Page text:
Replacing natural gas with renewable energy sources is a natural step in Denmark’s green energy transition where most district heating plants typically switch to solar or biomass. However, combining several energy technologies to produce both heat and power is certainly a proof of innovative thinking which recently led to the realization of an ambitious green energy project in the town of Brønderslev.
The system is the first combined heat and power (CHP) plant in Denmark, but also in the whole world to integrate concentrated solar power (CSP) and a biomass boiler while also using Organic Rankine Cycle (ORC) to turn the energy into district heating and electricity.
Utilizing benefits of these innovative technologies enables the district heating plant (Brønderslev Forsyning) to achieve record energy efficiency, lower energy prices and a future-proof solution that is no longer dependent on fluctuating fossil fuel prices. Clean energy also means the reduction of more than 25,000 CO2 annually.
This pioneering facility was inaugurated on the 19th of March by the Danish Minister of Energy, Utilities and Climate, Mr. Lars Christian Lilleholt, by the Danish Minister for Taxation, Mr. Karsten Lauritzen and by the Chairwoman of the Board at Energy Technology Development and Demonstration Programme (EUDP), Mrs. Ann-Dorthea Larsen.
“We have been honoured to participate in this revolutionary project which is yet another good example of how innovative Danish technologies have the potential to boost energy transition”, said Jes Donneborg, Executive Vice President.
“The era of gas and coal power plants is slowly coming to an end. We are positive that Brønderslev Forsyning’s example is a global trendsetter for markets such as China, where Danish solutions provide a proven answers to the country’s future heat and power demands” – added Mr. Donneborg.
Concentrated solar power (CSP) – a flexible energy technology
Part of the new, sustainable CHP facility is an advanced, 26,929m2 solar energy plant from Aalborg CSP. This solar-thermal system is based on the concentrated solar power (CSP) technology that has already been producing heat since the end of 2016. With the ORC and biomass units also going online, it is now ready to contribute to electricity production as well.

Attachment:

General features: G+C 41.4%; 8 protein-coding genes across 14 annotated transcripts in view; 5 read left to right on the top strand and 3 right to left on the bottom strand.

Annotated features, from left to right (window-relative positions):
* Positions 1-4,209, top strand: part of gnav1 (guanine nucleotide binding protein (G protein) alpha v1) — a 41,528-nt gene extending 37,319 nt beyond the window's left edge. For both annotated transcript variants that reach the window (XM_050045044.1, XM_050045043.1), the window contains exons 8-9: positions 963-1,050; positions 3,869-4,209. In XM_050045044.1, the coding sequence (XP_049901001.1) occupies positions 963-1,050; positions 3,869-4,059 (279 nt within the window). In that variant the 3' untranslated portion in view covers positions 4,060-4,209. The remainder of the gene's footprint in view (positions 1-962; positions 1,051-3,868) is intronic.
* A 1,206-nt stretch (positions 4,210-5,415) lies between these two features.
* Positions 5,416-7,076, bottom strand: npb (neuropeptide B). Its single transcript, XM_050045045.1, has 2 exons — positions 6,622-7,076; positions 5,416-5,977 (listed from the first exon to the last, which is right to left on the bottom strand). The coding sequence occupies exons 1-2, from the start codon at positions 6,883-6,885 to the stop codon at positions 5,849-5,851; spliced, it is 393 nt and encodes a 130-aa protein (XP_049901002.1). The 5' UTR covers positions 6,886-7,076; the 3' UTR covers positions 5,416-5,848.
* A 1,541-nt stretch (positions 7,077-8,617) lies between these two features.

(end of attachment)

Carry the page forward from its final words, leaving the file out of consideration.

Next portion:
The CSP technology consists of 40 rows x 125m U-shaped mirrors that collect the sunrays throughout the day and reflect them onto a receiver pipe. This receiver pipe is surrounded by a special glass vacuum tube and inside this runs – only heated by the sun – thermal oil with temperatures up to 330 °C.
This high temperature is able to drive an electric turbine to produce electricity, but the flexibility of the system also allows production of lower temperatures for district heating purposes.
The solar heating system can thus alternate between providing combined heat and power at peak price periods, or exclusively deliver heat. On sunny days, the solar-thermal system in Brønderslev is set to reach 16.6 MWth capacity.
“The CSP technology is capable of supporting the production of pretty much any energy outputs, be it heat, electricity, cooling, process steam or even desalinated water. That is why our corporate strategy has been focusing on learning from our existing projects and optimizing this technology as a result. Soon, we will be able to deliver the next generation of this type, and reduce the gap between renewable and conventional fuel prices on a global scale”, added Mr. Donneborg.
The achievement of the world’s first CSP system combined with a biomass-ORC plant was supported by the Danish Government’s Energy Technology Development and Demonstration Programme (EUDP).